Greater numbers of consumers and business leaders alike are seeking to achieve a deeper success from the companies they support or manage. Surprisingly, until recently, the legal structures in place limited the ability of corporations to choose to prioritize the environment or social good over the bottom line. Unless a company has incorporated under the relatively new benefit corporation governance model, stockholder monetary returns are the sole mandate and responsibility given to the director of a company or investment fund. Let’s use a quick example: A clothing retailer could have a hard time convincing investors that choosing a Fair Trade-certified supplier with Fair Trade certification over a cheaper, unverified supplier would be best for the company’s bottom line, despite it likely being much better for the world.
Learn more about benefit corporations and their impact on the world in our FREE Special Report, Why Is Corporate Social Responsibility Important? CSR Advantages, from Profit to Longevity.
Without getting too deep into the jargon, most corporations have a legal governance structure based on the pursuit of immediate increases to share value. This focus of maximizing stockholder value limits the ability of an organization to consider any other stakeholders affected by their decisions. These obligations are supported by a combination of laws, regulations and customs that were originally designed to limit corporate directors from making decisions solely based on personal interest or gain; the stockholders needed a legal protection to ensure their investment was being managed with their best interests in mind. Today, these duties are strictly interpreted to require the corporation to consider only the interest of the investor, and has seemingly placed monetary gains in opposition and competition with environmental and social gains and protections. Prevailing U.S. corporate law dictates that corporate directors’ mandates do not include benefits to workers, communities or even customers. Under this traditional, “stockholder primacy” model, even if the director of a corporation would choose to reject the short-term profit structure and opt to create longer term value instead, those benefits must be for stockholders only.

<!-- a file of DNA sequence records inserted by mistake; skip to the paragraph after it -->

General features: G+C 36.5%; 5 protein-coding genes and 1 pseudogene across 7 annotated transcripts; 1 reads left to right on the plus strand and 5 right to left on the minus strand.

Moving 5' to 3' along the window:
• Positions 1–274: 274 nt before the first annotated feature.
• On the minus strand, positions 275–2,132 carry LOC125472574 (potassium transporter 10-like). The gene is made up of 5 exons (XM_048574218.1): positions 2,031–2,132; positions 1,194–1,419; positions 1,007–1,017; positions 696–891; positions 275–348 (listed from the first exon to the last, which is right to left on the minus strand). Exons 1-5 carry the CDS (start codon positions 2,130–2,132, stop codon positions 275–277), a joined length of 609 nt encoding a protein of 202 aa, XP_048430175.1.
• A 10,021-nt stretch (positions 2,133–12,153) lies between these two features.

This is not to say that value to stockholders cannot be derived from corporate social responsibility. doing good in the world through the business. But, consider when a company is to be sold: The highest bidder, under common U.S. corporate law, would end up buying the company, no matter if the buyers’ values aligned with the values of the companies’ director or employees. After all, the stockholders would no longer have any long-term gains to be considered.
Enter the benefit corporation governance structure. Benefit corporation legislation, with slight variations, has now been adopted in 32 states, and, as of spring 2016, about 3,000 benefit such corporations exist. The model benefit corporation statute has the following requirements:
- A stated corporate purpose to create a material positive impact on society and the environment.
- The creation of an explicit duty to pursue that stated public benefit and treating that public benefit as in the best interests of the corporation.
- An accountability system that gives shareholders the ability to hold directors responsible for pursuing the public purpose even when it may involve an explicit trade off with financial value.
- A transparent reporting of overall social and environmental performance against a credible, independent third-party standards.
These benefit corporation laws are voluntary, so they don’t impose any new regulatory restrictions on businesses that choose to operate under traditional corporate law. Shareholders of benefit corporations retain all of their governance rights, and the directors of benefit corporations have the same duties to their shareholders as they do in corporations with a traditional governance model. The directors are expected to be held accountable for their public benefit commitments as seriously as they would be for monetary returns.
Let’s consider the example of the clothing retailer again. If the retailer were legally a benefit corporation, choosing the Fair-Trade certified supplier may be demanded as part of fulfilling the stated public benefit the company is legally committed to make. The cheaper, unverified supplier, if it didn’t also meet these public good standards, would not have to be chosen solely because it cost less. The benefit corporation legal structure aims to give directors and companies the ability to value and manage investments in the betterment of society and the environment as seriously as corporations currently value and manage stockholders’ monetary returns.